Wednesday, April 29, 2015

So Nice, I Tried It Twice: Jar Kitchen, Covent Garden

I'm used to seeing restaurants like Jar Kitchen in Dalston and lesser-known-streets of North London - not a stone's throw away from my office in Covent Garden. No, Covent Garden is reserved for chains, popular pop-ups, and Michelin-starred celebrity haunts - not small, unassuming, new restaurants serving delicious, beautifully done, British cuisine at a reasonable price. When I think of the Covent Garden food scene, I think of conformity (yes, even those new restaurants that seem to be every Instagrammer's dream these days), but I think Jar Kitchen stands out from the crowd.

The funny thing is, I've watched this restaurant be built from the ground up; from when the original business was torn down (I can't remember what occupied it before, despite walking down Drury Lane nearly every day, it was that miss-able) to when they painted the interiors a dark grey and hammered in the wood countertops.

Being the skeptic I was, I walked past the new establishment without giving it a second glance, until my friend Erin suggested that we meet there for dinner.

It's a small restaurant: the upstairs section probably seats five or six tables at a push, and I think there might be seating downstairs as well. At the same time, it's cozy and intimate - a great place to catch up and chat about all the things you've missed since you've last seen each other.

Service is friendly but not overbearingly so ... and the big plus for me? There's a pre-theatre menu of 2 courses for £15 or 3 courses for £18. In Central London, and at restaurants of this caliber, that's almost unheard of, so we took advantage of this (since we were eating early!) and ordered two courses, plus a couple of sides as well (their triple-cooked fries are oh-my-goodness delicious: perfectly crunchy).

If you haven't guessed already, the big theme here is ... jars. Of every shape and size. The restaurant has manged to repurpose jars into cups, candle holders, lights, vases ... so if you have a jar phobia, maybe best to avoid.

But if you love good food, well then, step right up. Erin and I both ordered the Walter Rose pork belly, served atop a bed of peas, lentils, turnips, scratching and a hazelnut crumble. The pork belly was tender and succulent, and the peas and lentils were delicious. The pork scratchings and hazelnut crumble gave the dish a good crunch; a bit of excitement on an otherwise often overdone (no pun intended!) menu option.

Speaking of the menu, it's small, but excellently curated. It's a restaurant that clearly knows what it does well, and sticks to it - I admire that.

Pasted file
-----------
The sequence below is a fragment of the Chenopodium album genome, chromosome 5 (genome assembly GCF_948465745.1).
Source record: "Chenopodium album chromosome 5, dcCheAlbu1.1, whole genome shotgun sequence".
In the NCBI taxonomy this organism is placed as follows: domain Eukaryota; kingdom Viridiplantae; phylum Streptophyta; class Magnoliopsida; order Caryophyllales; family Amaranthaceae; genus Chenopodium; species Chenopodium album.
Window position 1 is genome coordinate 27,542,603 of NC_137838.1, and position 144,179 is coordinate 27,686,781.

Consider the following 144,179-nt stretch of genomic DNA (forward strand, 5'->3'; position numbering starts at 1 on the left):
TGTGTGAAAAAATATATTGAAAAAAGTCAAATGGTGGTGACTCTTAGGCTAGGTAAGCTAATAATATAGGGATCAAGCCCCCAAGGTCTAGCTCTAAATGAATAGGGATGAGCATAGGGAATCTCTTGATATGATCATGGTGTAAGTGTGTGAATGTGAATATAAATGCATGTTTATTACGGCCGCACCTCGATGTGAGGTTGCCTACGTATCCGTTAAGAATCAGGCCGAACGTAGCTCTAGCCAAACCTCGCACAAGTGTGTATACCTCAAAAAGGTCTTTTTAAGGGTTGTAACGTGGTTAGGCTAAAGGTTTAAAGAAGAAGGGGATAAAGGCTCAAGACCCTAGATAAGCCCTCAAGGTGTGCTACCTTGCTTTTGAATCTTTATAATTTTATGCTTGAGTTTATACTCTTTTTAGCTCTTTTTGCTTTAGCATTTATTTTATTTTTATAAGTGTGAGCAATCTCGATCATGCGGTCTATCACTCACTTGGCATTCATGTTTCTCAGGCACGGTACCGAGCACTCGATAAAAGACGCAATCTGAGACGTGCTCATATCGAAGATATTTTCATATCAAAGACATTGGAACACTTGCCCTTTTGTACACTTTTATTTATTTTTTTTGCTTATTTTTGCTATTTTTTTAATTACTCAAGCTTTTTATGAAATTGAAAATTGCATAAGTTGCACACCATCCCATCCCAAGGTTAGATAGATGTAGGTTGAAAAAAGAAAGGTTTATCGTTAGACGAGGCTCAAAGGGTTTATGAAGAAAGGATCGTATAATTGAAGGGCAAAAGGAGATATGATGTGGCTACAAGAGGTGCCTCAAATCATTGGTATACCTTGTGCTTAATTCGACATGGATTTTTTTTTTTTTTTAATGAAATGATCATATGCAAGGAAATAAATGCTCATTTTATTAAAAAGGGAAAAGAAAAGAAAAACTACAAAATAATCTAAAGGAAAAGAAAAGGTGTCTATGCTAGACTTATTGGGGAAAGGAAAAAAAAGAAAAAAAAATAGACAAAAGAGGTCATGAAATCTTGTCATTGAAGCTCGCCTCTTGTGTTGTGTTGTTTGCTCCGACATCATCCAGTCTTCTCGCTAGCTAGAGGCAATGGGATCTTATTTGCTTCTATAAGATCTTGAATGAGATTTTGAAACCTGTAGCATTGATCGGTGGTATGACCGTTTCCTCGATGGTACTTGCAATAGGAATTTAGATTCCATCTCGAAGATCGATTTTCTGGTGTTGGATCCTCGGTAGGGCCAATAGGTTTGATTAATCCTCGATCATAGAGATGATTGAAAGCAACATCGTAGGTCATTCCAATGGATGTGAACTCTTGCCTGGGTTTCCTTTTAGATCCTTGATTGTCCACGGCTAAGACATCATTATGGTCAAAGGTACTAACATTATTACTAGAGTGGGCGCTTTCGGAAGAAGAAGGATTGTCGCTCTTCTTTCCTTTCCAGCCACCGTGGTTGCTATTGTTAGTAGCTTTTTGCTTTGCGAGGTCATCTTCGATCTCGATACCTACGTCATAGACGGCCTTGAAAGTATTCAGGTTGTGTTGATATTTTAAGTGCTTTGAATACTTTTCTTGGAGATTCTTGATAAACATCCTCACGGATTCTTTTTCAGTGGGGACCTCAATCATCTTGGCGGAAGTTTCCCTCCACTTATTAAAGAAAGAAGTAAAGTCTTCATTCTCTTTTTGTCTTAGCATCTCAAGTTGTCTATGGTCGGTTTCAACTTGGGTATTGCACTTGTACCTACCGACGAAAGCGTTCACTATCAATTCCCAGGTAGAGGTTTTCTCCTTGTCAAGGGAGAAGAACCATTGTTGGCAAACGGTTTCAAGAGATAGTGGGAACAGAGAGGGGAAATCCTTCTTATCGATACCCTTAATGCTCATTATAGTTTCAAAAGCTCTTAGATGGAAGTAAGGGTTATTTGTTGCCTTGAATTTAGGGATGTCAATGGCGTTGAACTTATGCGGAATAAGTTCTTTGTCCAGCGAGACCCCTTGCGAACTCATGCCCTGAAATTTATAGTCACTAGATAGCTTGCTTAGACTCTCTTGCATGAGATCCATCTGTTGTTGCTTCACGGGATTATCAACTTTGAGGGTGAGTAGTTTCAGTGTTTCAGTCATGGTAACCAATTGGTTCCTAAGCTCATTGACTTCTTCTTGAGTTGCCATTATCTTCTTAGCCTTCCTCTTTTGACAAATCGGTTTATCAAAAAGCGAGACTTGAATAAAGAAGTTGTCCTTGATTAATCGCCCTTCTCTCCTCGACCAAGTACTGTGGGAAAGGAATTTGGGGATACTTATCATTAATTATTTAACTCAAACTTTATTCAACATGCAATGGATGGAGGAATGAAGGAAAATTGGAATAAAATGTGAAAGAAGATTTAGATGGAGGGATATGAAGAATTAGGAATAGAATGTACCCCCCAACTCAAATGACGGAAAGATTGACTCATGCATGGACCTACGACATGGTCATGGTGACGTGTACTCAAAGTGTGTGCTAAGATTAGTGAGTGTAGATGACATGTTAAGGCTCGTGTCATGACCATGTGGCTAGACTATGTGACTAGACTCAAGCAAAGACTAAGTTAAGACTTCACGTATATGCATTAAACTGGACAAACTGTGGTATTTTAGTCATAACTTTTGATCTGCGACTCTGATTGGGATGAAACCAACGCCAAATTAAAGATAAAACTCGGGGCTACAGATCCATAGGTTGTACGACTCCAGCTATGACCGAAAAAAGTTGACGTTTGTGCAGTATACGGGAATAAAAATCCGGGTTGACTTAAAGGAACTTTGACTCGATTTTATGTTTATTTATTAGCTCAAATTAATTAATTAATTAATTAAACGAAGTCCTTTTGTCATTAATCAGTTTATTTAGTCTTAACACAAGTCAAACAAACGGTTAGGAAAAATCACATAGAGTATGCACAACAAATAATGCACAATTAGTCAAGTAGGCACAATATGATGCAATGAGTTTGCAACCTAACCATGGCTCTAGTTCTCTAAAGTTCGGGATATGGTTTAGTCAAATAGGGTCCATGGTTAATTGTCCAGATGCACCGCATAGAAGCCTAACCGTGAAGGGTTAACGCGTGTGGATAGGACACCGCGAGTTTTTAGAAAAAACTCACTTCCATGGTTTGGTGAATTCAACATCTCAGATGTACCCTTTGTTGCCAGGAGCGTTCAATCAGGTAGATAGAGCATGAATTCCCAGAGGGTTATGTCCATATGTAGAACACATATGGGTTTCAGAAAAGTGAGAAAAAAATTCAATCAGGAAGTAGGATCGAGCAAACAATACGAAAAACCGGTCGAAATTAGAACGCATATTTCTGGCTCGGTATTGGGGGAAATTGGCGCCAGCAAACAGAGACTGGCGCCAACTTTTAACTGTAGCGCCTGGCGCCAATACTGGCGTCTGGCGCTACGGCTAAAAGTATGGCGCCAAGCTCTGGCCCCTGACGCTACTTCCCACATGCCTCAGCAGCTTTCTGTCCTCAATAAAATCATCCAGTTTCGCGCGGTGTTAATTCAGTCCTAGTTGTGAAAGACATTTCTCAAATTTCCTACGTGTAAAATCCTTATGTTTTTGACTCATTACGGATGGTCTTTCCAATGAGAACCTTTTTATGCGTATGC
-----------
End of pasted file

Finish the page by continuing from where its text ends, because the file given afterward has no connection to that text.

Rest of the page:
When it came to choosing our desserts, I immediately went for the chocolate ganache with banana ice cream (I think I just saw "banana ice cream" and my eyes turned to hearts, just like the emoji) and Erin let me try some of her warm cinnamon and sugar dusted donuts, which were divine.

A few days later, John and I were on our way to the Royal Opera House (see previous post!) and, upon trying to decide where to have a quick dinner, dropped into Jar Kitchen for the second (me) and first (John) time.

I'm so unoriginal, I went for the pork belly again (which was even better the second time around), but finished with the cinnamon donuts instead. John really enjoyed his first course of chicken liver parfait, fig and onion jam and toasted raisin bread, but saved most of his praise for his main of mixed grain salad with roasted heirloom carrots, JK yoghurt, molasses, orange and herbs (which I'll admit I dipped my fork into too).

As the seasons change, I look forward to seeing what Jar Kitchen comes up with next on their inventive, unique menu. And if you're in the neighborhood, I suggest you give it a try.

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Tuesday, April 28, 2015

The Prettiest View From Above: The Royal Opera House

Confession: the Royal Opera House used to be my shortcut to the gym in Covent Garden. It was the shortest route between my office and my 6 pm yoga class ... and I loved seeing the anxious faces of opera- and ballet-goers lining up for returned tickets and the buzz before an evening's performance. It felt sacrilegious, sure, but I figured I wasn't doing any harm by walking through the revolving doors, straight through the lobby into another set of revolving doors.

Last time I was at the ROH, my friend Jodi had somehow magically wangled 4th row (FOURTH ROW - as in, you can see the dancers' expressions) tickets to Sleeping Beauty for my birthday. And the time before that, I enjoyed Verdi from a private box, as my friends had a spare ticket - which had been given to them as a wedding present.

This time, we were there to see the ballet La Fille Mal Gardée, which John had chosen, as Alison had given vouchers to him for his birthday earlier in the year. But before we took our seats, we had just enough time to sip a glass of champagne and enjoy the spectacular view from the observation deck above. Isn't it beautiful? Those windows - especially when sunlight's streaming in - are just stunning.

And the view outside is just as incredible:

I love how you can just about make out the upper half of the London Eye across the rooftops, and see the Union Jack flags flying proud and high (p.s. the restaurant you see there is Brasserie Blanc, which is a great little place to meet friends from out-of-town for dinner!).

By the time we left the performance (which was fantastic, by the way - a fun, light-hearted, and entertaining ballet with wonderful costume and set design, plus pretty, classical choreography), the streets had emptied and there was a slight chill in the air. But for that quick moment we had stepped outside to admire the scene below, I remembered what makes this city so unique and beautiful.

Have you been to the Royal Opera House for a performance, or for dinner or afternoon tea? What did you think? It's one of my favorite places in London. I'd love to go back for afternoon tea when my friends arrive next week.